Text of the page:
'Market rally more broad-based; remains positive on IT, auto and pharma space'

Interview / Sachin Trivedi, UTI Asset Management Company

Sachin Trivedi Sachin Trivedi

Equity markets have touched record highs in the last few days. On Thursday, the BSE Sensex touched a life high of 44,230, before a sell-off in afternoon trading saw it close 580 points or 1.3 per cent lower than Wednesday at 43,599.96. Sachin Trivedi, senior vice-president and head of research at UTI Asset Management Company says news around COVID-19 vaccines and strong corporate earnings, apart from low bond yields lifted the market mood in recent weeks. In an interview with THE WEEK, Trivedi shares his views on the sectors the fund house is positive on, the impact of the US elections and outflows in equity mutual funds among other things. Excerpts:  

What has driven the record rally in stocks, even as the coronavirus pandemic rages around the world and the economic revival is still uncertain?

Markets generally tend to be forward looking and discount near term news, unless there are surprise events. Therefore, post deep correction in March 2020, it started to focus on economic recovery path, which was aided by stimulus packages. Further, possibility of COVID-19 vaccines in near future, low domestic and global bond yield and better than expected profit performance of corporates have also supported this move.  Broader market indices looks expensive when we look at it from an earnings perspective, but these earnings are depressed due to the pandemic. On price to book matrix, markets are in fair value range.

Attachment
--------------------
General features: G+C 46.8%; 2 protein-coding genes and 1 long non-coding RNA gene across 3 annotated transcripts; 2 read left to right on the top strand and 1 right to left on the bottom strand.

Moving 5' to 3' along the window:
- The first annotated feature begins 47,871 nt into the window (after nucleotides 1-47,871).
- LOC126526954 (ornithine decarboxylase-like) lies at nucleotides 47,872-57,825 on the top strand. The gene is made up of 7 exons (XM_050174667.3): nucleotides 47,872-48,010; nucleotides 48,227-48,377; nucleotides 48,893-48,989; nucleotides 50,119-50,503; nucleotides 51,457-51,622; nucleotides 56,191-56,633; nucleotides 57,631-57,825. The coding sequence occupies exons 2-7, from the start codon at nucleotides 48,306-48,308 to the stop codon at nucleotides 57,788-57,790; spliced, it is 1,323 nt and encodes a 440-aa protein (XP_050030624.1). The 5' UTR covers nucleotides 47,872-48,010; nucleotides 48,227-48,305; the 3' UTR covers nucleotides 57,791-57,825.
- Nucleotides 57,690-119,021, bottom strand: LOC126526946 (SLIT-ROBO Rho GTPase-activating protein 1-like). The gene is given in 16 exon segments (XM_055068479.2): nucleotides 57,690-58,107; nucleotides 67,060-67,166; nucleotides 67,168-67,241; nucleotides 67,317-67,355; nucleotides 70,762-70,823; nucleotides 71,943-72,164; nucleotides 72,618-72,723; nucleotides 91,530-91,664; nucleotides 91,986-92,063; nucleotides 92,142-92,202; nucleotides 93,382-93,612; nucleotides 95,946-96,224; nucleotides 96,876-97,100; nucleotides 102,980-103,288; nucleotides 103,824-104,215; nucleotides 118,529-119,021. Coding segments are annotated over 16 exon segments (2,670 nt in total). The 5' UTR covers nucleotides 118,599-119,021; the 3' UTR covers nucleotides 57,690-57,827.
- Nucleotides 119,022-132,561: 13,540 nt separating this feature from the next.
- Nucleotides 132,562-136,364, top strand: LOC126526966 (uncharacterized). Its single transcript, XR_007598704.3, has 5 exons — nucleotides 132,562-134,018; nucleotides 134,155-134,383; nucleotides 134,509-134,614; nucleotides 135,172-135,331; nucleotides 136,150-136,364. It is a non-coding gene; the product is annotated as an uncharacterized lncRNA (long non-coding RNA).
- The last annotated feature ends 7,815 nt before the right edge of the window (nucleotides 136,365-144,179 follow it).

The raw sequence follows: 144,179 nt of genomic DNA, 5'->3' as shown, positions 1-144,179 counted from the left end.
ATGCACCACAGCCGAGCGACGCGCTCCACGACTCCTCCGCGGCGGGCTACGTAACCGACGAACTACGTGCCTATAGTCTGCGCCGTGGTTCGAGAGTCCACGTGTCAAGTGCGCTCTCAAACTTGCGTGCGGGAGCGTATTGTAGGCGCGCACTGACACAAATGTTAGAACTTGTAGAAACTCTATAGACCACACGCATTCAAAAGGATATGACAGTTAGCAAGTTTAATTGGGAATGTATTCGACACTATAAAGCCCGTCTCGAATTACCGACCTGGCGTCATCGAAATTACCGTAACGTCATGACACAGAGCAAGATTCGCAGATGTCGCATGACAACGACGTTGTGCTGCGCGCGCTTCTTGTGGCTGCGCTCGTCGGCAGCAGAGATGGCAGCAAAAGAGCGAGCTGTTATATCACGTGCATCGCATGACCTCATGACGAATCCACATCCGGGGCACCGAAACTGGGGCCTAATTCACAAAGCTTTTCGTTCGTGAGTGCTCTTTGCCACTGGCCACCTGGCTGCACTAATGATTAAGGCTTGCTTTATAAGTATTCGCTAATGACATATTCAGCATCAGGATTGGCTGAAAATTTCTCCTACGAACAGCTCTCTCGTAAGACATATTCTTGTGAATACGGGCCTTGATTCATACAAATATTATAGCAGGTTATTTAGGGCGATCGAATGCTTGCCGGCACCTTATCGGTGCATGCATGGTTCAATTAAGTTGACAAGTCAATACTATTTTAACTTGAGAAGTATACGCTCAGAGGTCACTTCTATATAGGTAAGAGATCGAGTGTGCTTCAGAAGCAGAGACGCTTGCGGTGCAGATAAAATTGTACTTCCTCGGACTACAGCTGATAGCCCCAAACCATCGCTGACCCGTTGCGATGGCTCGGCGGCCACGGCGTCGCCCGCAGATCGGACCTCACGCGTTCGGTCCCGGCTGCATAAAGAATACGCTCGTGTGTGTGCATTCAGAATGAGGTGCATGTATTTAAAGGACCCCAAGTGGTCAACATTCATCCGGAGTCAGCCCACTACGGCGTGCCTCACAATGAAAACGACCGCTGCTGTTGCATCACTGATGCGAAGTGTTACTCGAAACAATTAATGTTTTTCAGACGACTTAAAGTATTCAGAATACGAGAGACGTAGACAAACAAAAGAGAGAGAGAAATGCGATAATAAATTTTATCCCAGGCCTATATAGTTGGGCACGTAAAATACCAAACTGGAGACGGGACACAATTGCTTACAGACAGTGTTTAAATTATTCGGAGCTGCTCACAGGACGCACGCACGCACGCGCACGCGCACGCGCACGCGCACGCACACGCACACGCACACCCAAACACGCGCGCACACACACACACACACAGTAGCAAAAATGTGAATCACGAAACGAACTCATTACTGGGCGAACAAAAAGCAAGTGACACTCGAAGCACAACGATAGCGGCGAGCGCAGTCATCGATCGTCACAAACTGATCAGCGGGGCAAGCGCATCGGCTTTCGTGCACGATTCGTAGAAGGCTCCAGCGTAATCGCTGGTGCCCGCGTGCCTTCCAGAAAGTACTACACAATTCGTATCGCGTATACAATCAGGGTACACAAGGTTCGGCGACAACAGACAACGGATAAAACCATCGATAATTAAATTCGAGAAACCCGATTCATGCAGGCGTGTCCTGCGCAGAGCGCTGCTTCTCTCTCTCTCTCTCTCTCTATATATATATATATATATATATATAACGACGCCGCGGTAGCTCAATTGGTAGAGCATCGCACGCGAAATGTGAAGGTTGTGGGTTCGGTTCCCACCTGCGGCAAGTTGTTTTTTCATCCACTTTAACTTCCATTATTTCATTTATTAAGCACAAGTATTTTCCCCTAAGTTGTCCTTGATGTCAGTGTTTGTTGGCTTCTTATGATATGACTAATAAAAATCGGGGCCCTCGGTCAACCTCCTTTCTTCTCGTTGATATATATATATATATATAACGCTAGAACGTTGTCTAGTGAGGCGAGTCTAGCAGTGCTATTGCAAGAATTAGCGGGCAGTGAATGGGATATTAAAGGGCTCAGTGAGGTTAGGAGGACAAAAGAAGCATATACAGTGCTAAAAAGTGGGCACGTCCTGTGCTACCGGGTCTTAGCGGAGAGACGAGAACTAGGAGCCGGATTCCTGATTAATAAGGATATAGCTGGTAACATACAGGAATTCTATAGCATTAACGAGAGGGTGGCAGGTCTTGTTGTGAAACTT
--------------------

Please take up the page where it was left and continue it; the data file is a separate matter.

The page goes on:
Only a handful of stocks were seen driving the equity market rebound since the lows hit in March. Is the rally now more broad-based?

When we look at Nifty 50 or BSE 200 constituents’ performance over last one year, we observe that little over 50 per cent of the stocks are still underperforming benchmarks. Which means larger set of stocks have not participated in this performance. However, this performance skewness was lot higher a few months back and participation by mid and small cap companies has increased in recent months. Even mid and small cap indices, which were under performing larger cap index (Nifty 50) in March 2020, on one year basis, are now outperforming it on one year basis.

With Joe Biden-led Democrats winning US elections, what kind of impact could it have on Indian equity markets and the wider economic / trade relations between the two?